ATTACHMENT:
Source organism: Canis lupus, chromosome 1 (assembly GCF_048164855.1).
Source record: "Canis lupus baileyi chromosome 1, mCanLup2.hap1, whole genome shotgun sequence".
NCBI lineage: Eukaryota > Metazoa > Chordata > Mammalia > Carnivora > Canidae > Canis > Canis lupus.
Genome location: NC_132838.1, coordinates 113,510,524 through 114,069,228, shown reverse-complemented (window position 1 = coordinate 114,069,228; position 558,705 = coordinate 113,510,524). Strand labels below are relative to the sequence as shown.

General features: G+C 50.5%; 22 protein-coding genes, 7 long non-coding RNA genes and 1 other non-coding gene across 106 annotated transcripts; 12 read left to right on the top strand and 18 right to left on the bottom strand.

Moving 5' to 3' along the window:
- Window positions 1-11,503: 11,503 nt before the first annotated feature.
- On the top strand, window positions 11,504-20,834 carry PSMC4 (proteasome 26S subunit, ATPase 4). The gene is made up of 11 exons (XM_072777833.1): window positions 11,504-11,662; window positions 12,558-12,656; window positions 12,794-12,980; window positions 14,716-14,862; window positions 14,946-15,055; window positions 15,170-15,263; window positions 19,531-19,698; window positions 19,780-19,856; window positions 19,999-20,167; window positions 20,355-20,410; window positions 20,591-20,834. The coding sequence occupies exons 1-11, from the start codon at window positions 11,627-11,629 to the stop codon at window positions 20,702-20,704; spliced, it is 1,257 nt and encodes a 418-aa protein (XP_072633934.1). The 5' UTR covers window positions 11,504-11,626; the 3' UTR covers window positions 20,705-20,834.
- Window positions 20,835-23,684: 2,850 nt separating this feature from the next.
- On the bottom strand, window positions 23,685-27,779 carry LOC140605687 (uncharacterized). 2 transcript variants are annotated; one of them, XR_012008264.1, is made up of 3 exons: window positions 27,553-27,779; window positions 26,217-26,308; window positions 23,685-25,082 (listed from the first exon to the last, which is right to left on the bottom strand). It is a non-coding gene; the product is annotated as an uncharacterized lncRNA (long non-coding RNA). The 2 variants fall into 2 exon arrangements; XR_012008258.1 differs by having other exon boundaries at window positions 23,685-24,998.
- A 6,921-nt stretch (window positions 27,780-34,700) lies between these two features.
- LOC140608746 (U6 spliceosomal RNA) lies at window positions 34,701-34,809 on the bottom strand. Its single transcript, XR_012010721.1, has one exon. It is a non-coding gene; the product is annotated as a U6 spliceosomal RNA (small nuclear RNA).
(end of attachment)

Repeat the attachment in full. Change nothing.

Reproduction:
Source organism: Canis lupus, chromosome 1 (assembly GCF_048164855.1).
Source record: "Canis lupus baileyi chromosome 1, mCanLup2.hap1, whole genome shotgun sequence".
NCBI lineage: Eukaryota > Metazoa > Chordata > Mammalia > Carnivora > Canidae > Canis > Canis lupus.
Genome location: NC_132838.1, coordinates 113,510,524 through 114,069,228, shown reverse-complemented (window position 1 = coordinate 114,069,228; position 558,705 = coordinate 113,510,524). Strand labels below are relative to the sequence as shown.

General features: G+C 50.5%; 22 protein-coding genes, 7 long non-coding RNA genes and 1 other non-coding gene across 106 annotated transcripts; 12 read left to right on the top strand and 18 right to left on the bottom strand.

Moving 5' to 3' along the window:
- Window positions 1-11,503: 11,503 nt before the first annotated feature.
- On the top strand, window positions 11,504-20,834 carry PSMC4 (proteasome 26S subunit, ATPase 4). The gene is made up of 11 exons (XM_072777833.1): window positions 11,504-11,662; window positions 12,558-12,656; window positions 12,794-12,980; window positions 14,716-14,862; window positions 14,946-15,055; window positions 15,170-15,263; window positions 19,531-19,698; window positions 19,780-19,856; window positions 19,999-20,167; window positions 20,355-20,410; window positions 20,591-20,834. The coding sequence occupies exons 1-11, from the start codon at window positions 11,627-11,629 to the stop codon at window positions 20,702-20,704; spliced, it is 1,257 nt and encodes a 418-aa protein (XP_072633934.1). The 5' UTR covers window positions 11,504-11,626; the 3' UTR covers window positions 20,705-20,834.
- Window positions 20,835-23,684: 2,850 nt separating this feature from the next.
- On the bottom strand, window positions 23,685-27,779 carry LOC140605687 (uncharacterized). 2 transcript variants are annotated; one of them, XR_012008264.1, is made up of 3 exons: window positions 27,553-27,779; window positions 26,217-26,308; window positions 23,685-25,082 (listed from the first exon to the last, which is right to left on the bottom strand). It is a non-coding gene; the product is annotated as an uncharacterized lncRNA (long non-coding RNA). The 2 variants fall into 2 exon arrangements; XR_012008258.1 differs by having other exon boundaries at window positions 23,685-24,998.
- A 6,921-nt stretch (window positions 27,780-34,700) lies between these two features.
- LOC140608746 (U6 spliceosomal RNA) lies at window positions 34,701-34,809 on the bottom strand. Its single transcript, XR_012010721.1, has one exon. It is a non-coding gene; the product is annotated as a U6 spliceosomal RNA (small nuclear RNA).